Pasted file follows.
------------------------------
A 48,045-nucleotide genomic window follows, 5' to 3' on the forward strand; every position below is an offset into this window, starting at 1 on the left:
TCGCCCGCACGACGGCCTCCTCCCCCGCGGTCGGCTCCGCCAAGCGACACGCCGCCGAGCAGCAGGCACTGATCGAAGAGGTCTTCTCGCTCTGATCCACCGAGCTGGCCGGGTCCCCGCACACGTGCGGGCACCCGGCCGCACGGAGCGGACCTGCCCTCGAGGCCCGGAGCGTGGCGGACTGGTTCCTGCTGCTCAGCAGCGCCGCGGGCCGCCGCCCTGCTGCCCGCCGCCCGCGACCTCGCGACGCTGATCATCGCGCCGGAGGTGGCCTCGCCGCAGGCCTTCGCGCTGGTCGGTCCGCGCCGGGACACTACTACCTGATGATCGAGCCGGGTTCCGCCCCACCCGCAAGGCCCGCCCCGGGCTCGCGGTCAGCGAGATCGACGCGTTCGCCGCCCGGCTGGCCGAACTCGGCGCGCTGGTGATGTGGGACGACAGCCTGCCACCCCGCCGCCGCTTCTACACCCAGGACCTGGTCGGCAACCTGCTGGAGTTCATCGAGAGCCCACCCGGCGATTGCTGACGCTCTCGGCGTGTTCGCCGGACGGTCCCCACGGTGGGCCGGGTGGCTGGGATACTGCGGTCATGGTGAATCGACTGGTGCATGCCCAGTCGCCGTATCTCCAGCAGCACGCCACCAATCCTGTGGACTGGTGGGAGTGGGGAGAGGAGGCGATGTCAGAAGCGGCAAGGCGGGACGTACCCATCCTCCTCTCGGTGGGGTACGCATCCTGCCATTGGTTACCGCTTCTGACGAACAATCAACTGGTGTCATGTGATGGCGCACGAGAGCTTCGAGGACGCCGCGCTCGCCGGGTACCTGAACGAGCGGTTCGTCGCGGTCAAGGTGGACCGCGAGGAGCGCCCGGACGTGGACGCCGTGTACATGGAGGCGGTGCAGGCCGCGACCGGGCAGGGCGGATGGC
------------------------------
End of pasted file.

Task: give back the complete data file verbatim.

A 48,045-nucleotide genomic window follows, 5' to 3' on the forward strand; every position below is an offset into this window, starting at 1 on the left:
TCGCCCGCACGACGGCCTCCTCCCCCGCGGTCGGCTCCGCCAAGCGACACGCCGCCGAGCAGCAGGCACTGATCGAAGAGGTCTTCTCGCTCTGATCCACCGAGCTGGCCGGGTCCCCGCACACGTGCGGGCACCCGGCCGCACGGAGCGGACCTGCCCTCGAGGCCCGGAGCGTGGCGGACTGGTTCCTGCTGCTCAGCAGCGCCGCGGGCCGCCGCCCTGCTGCCCGCCGCCCGCGACCTCGCGACGCTGATCATCGCGCCGGAGGTGGCCTCGCCGCAGGCCTTCGCGCTGGTCGGTCCGCGCCGGGACACTACTACCTGATGATCGAGCCGGGTTCCGCCCCACCCGCAAGGCCCGCCCCGGGCTCGCGGTCAGCGAGATCGACGCGTTCGCCGCCCGGCTGGCCGAACTCGGCGCGCTGGTGATGTGGGACGACAGCCTGCCACCCCGCCGCCGCTTCTACACCCAGGACCTGGTCGGCAACCTGCTGGAGTTCATCGAGAGCCCACCCGGCGATTGCTGACGCTCTCGGCGTGTTCGCCGGACGGTCCCCACGGTGGGCCGGGTGGCTGGGATACTGCGGTCATGGTGAATCGACTGGTGCATGCCCAGTCGCCGTATCTCCAGCAGCACGCCACCAATCCTGTGGACTGGTGGGAGTGGGGAGAGGAGGCGATGTCAGAAGCGGCAAGGCGGGACGTACCCATCCTCCTCTCGGTGGGGTACGCATCCTGCCATTGGTTACCGCTTCTGACGAACAATCAACTGGTGTCATGTGATGGCGCACGAGAGCTTCGAGGACGCCGCGCTCGCCGGGTACCTGAACGAGCGGTTCGTCGCGGTCAAGGTGGACCGCGAGGAGCGCCCGGACGTGGACGCCGTGTACATGGAGGCGGTGCAGGCCGCGACCGGGCAGGGCGGATGGC